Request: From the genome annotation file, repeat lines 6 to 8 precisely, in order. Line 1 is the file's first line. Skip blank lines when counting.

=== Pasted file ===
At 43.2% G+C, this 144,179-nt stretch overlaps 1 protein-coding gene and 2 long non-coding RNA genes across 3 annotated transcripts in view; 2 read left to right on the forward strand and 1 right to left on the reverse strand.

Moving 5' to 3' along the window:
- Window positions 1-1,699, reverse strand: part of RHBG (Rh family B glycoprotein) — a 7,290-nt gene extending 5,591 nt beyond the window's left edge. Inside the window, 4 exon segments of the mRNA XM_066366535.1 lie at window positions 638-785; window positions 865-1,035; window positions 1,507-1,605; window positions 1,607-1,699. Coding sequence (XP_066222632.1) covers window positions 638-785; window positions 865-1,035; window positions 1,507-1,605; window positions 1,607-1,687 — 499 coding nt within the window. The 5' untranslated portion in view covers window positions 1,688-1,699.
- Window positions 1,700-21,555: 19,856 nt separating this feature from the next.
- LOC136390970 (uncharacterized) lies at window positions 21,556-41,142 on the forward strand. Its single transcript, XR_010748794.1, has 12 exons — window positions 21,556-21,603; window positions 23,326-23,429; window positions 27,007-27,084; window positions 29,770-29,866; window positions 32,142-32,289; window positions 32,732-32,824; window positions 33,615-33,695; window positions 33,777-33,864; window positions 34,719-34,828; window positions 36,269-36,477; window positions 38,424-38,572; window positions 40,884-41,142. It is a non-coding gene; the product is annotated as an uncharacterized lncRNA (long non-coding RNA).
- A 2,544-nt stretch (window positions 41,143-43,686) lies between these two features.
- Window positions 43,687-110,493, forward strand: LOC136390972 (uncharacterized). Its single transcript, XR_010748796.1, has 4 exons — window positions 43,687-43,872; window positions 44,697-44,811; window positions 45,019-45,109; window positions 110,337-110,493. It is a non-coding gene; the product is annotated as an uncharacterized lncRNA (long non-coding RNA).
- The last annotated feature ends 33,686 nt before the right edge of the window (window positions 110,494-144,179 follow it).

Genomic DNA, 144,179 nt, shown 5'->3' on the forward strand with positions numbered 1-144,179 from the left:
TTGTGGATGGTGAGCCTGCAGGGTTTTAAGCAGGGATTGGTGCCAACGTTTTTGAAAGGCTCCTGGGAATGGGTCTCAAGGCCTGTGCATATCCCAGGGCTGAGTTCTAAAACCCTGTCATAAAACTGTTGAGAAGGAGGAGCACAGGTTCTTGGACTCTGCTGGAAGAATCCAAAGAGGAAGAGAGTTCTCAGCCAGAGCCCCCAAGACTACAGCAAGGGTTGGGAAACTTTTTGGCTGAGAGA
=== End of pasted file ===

- A 2,544-nt stretch (window positions 41,143-43,686) lies between these two features.
- Window positions 43,687-110,493, forward strand: LOC136390972 (uncharacterized). Its single transcript, XR_010748796.1, has 4 exons — window positions 43,687-43,872; window positions 44,697-44,811; window positions 45,019-45,109; window positions 110,337-110,493. It is a non-coding gene; the product is annotated as an uncharacterized lncRNA (long non-coding RNA).
- The last annotated feature ends 33,686 nt before the right edge of the window (window positions 110,494-144,179 follow it).